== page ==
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Environmental Fraud

This archive displays posts tagged as relevant to fraud in environmental programs and policies. You may also be interested in the following pages:

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April 21, 2021

Rockwater Northeast LLC and its parent company Select Energy Services, Inc. will collectively pay a $4.3 million in criminal fines and penalties for violations of the Clean Air Act through tampering with the emissions systems on heavy-duty diesel trucks owned by the companies and installing “defeat devices” that disabled emissions diagnostic systems on the trucks.  The company’s parent company entered into a non-prosecution agreement that included the implementation of a compliance program and cooperation with ongoing investigations.  Six individuals, including former employees of Rockwater, have been prosecuted in connection with the investigation.  USAO MDPA

April 13, 2021

ExxonMobil Oil Corporation agreed to pay penalties of $1.5 million to the federal government and State of Illinois and undertake $10 million in specified physical and operational changes at its petroleum refinery in Joliet to reduce air emissions and resolve claims that the company violated the Clean Air Act and a 2005 Consent Decree applicable to the facility.  EPA

Top Ten Environmental Fraud Settlements for 2020

Posted  03/12/21
Clear Light Buld Placed Over a Plant
In many ways, the COVID-19 pandemic uprooted our routines and put life on pause in 2020. But environmental fraud continued unabated, and so did enforcement actions against the perpetrators. We saw two major enforcement actions relating to devices designed to evade emissions requirements, several enforcement actions relating to water contamination and the knowing sale of products containing harmful pollutants, and...

March 9, 2021

Aftermarket automotive parts seller Premier Performance, together with related companies JB Automotive, RallySportDirect, and Stage 3 Motorsports, will pay a $3 million penalty under the Clean Air Act to resolve allegations that they illegally sold emissions-control defeat devices to businesses and individuals throughout the U.S. EPA

The False Claims Act: It Benefits More than Just the Government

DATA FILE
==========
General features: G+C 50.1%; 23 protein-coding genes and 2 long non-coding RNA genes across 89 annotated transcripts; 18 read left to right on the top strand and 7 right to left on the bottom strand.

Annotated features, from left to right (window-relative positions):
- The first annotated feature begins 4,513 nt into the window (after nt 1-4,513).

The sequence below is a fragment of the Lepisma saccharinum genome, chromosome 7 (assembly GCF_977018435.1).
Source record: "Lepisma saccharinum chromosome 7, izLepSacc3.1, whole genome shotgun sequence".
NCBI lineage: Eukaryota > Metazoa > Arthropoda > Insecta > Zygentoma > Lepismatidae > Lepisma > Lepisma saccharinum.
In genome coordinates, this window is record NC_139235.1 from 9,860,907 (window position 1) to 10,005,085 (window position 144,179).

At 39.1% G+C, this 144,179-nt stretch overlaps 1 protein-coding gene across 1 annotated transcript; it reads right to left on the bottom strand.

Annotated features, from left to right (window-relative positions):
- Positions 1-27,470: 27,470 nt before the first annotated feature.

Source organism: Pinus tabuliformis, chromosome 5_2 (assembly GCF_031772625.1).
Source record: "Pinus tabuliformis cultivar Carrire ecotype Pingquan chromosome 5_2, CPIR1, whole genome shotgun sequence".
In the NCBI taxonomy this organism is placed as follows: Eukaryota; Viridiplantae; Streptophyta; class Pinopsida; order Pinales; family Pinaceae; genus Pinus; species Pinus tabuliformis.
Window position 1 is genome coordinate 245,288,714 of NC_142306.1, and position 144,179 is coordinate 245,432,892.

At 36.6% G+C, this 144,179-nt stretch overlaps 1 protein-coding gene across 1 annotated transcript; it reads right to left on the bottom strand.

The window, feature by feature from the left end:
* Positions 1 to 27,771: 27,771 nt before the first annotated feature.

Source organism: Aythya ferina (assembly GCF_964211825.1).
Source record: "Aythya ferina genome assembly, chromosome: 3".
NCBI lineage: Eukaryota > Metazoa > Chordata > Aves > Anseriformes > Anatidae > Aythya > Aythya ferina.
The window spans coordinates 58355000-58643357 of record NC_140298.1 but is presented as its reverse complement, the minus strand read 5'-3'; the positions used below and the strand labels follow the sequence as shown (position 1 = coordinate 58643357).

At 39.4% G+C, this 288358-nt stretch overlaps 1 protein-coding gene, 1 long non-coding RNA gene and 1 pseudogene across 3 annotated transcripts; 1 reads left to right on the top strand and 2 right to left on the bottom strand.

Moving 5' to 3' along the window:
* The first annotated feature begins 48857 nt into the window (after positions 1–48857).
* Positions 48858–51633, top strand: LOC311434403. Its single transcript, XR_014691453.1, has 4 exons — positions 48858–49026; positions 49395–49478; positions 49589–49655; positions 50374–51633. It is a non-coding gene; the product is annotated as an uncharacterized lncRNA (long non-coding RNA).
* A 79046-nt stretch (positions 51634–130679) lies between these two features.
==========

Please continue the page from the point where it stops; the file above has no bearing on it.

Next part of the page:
Posted  03/5/21
statue of Abraham Lincoln
The False Claims Act, a Civil War-era law, encourages private individuals, such as whistleblowers, to come forward and file suit against unscrupulous government contractors, and share in the government's recovery. The passage of the law was inspired by contractors selling the Union Army bags of sand as flour, lame mules as cavalry horses, and glued-together rags as uniforms. The main purpose of the law is, of...

Catches of the Week: Contractors Abroad Face Liability for Fraud in U.S. Government Contracts

Posted  02/19/21
fleet of navy ships
This week, we double up on the Catch of the Week, and highlight two actions involving foreign contractors doing business with the U.S. Navy.

French Concrete Contractor Pays $14.5 Million to Resolve Claims of Delivering Substandard Concrete for U.S. Navy Bases in Africa

In the first case, Colas Djibouti, a subsidiary of French contractor Colas, agreed to pay $12.5m to the U.S. government to settle criminal charges,...

February 18, 2021

The owner of the vessel Kota Harum, Pacific International Lines (Private) Limited, and employees Maung Maung Soe and Peng Luo Hai, pleaded guilty to charges under the Act to Prevent Pollution from Ships and Clean Water Act related to the vessel's unlawful discharge of oily bilge water into Apra Harbor, Guam, and the failure to maintain complete and truthful oil record books.  The company will pay a $3 million criminal penalty and defendants are on probation.  DOJ

February 9, 2021

American Zinc Recycling Corp. agreed to pay penalties of $3.3 million to the federal government and State of Pennsylvania and undertake $4.3 million in specified physical and operational changes at its Palmerton recycling facility to reduce lead dust exposure and resolve claims that the company violated a 1995 Consent Decree applicable to the facility, as well as its operating permit and environmental laws including the Clean Air Act, Clean Water Act, Resource Conservation and Recovery Act, and the Emergency Preparedness and Community Right-to-Know Act. EPA

February 3, 2021

In a settlement valued at $4.1 million, Schnitzer Steel Industries will pay penalties and costs, undertake supplemental environmental projects, and make significant improvements to its processes to resolve claims that it violated environmental laws at its Oakland, California metal shredding and recycling facility, including through the release of particulate matter contaminated with hazardous metals such as lead, cadmium, and zinc.  CA

January 29, 2021

Medical waste processing company Stericycle Inc. will pay $600,000 to resolve allegations that it violated the Clean Air Act and state regulations at its medical waste incinerator in North Salt Lake, Utah, by operating the facility in a manner that generated nitrogen oxide (NOx) emissions that exceeded regulatory limits, as well as failing to properly conduct stack tests and comply with reporting requirements.  In addition to the civil monetary penalty, Stericycle will undertake a Supplemental Environmental Project and spend at least $2 million to purchase 20 low-emitting school buses for a local school district. DOJ
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